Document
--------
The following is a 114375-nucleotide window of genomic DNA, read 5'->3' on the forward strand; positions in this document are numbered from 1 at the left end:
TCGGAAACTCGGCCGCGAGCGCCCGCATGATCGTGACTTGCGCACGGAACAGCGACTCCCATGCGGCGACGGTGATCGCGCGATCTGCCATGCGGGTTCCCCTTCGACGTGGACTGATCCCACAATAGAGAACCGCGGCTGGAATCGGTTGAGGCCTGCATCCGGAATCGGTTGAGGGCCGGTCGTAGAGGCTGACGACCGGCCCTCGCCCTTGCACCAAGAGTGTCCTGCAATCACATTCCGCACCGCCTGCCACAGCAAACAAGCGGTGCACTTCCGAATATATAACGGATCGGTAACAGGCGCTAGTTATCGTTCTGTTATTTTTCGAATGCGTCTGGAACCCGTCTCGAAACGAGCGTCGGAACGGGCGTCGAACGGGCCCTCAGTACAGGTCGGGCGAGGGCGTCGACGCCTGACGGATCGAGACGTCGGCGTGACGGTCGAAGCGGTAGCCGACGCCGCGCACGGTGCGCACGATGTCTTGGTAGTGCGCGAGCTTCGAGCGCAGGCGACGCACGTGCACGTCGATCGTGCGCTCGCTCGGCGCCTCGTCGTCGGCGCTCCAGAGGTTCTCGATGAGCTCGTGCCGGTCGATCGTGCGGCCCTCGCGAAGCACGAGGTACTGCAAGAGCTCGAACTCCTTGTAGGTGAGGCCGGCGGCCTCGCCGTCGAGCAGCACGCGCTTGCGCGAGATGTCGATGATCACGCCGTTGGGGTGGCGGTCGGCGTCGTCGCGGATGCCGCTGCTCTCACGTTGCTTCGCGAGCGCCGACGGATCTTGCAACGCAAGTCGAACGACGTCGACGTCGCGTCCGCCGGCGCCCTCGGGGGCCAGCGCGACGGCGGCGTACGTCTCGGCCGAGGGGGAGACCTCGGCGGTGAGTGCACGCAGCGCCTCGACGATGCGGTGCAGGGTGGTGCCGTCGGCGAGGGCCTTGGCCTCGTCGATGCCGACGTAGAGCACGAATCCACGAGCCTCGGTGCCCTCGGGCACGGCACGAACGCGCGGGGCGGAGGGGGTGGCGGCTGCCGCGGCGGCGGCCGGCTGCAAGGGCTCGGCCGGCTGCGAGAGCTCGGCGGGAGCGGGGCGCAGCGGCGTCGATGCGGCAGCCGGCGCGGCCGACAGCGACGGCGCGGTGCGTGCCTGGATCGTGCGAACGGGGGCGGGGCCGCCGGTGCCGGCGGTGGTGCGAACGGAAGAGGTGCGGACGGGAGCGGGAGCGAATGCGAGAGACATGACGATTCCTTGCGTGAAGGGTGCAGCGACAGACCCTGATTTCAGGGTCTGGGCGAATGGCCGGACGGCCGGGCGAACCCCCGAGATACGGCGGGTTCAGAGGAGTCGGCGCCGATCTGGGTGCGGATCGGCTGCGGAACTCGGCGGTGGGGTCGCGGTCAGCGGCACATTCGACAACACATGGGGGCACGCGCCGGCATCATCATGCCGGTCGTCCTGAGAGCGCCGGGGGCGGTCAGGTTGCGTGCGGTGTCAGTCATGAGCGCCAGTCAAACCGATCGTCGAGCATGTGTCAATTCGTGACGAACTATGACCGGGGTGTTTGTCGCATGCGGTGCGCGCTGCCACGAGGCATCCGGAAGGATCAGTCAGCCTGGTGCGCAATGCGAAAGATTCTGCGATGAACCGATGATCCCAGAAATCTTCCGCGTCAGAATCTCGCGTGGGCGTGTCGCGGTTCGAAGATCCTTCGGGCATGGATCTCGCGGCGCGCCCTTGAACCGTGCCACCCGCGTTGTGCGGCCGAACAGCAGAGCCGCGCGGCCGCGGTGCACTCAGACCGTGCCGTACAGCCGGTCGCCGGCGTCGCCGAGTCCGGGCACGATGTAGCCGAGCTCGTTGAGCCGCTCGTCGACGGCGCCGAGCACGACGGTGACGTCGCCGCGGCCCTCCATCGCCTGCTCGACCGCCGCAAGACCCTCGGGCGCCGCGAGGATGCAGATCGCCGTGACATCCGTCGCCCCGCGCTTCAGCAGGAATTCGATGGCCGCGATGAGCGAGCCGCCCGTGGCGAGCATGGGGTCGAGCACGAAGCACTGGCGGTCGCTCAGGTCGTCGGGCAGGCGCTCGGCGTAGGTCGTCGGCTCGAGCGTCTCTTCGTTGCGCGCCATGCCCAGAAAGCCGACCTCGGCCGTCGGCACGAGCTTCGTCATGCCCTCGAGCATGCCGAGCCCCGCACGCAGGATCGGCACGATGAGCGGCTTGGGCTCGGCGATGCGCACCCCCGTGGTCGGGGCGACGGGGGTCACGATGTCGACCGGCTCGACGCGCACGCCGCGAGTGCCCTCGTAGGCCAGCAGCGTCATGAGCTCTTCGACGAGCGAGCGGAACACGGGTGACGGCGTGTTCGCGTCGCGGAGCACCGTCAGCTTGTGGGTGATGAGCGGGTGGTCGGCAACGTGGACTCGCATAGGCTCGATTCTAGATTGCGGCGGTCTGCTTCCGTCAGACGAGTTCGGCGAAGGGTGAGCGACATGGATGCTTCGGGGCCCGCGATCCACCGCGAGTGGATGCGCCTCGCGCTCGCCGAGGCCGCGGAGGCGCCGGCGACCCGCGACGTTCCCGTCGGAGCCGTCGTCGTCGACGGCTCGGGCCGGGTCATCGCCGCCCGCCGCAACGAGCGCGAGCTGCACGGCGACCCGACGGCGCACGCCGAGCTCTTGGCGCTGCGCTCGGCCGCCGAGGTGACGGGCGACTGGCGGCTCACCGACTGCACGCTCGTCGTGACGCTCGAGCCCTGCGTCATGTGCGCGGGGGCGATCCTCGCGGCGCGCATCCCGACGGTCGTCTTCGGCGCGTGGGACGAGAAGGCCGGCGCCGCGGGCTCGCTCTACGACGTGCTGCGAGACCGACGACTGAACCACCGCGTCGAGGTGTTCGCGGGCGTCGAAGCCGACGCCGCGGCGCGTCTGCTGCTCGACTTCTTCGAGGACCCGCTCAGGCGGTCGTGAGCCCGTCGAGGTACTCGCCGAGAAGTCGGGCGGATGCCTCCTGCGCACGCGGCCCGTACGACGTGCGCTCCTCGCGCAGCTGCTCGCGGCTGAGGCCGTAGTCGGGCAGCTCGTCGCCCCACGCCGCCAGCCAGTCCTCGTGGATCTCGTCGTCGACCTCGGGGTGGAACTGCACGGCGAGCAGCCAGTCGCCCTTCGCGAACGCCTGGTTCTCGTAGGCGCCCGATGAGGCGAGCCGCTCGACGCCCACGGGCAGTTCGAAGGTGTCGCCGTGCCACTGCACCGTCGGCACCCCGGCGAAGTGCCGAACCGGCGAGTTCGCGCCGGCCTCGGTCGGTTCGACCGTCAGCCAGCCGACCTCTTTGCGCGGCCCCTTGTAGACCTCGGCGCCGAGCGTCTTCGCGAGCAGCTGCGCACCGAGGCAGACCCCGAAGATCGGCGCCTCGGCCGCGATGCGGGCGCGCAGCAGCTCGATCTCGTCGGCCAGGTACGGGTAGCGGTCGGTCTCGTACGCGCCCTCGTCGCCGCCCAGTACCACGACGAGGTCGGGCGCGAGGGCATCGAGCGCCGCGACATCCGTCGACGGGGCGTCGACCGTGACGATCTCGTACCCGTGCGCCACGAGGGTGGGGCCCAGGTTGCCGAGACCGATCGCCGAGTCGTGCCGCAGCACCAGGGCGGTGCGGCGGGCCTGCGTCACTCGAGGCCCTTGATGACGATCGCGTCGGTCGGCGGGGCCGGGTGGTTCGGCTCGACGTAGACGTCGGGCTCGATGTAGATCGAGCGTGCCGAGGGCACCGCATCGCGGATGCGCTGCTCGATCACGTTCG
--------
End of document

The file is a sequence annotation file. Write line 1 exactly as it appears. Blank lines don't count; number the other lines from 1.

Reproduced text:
The following is a 114375-nucleotide window of genomic DNA, read 5'->3' on the forward strand; positions in this document are numbered from 1 at the left end: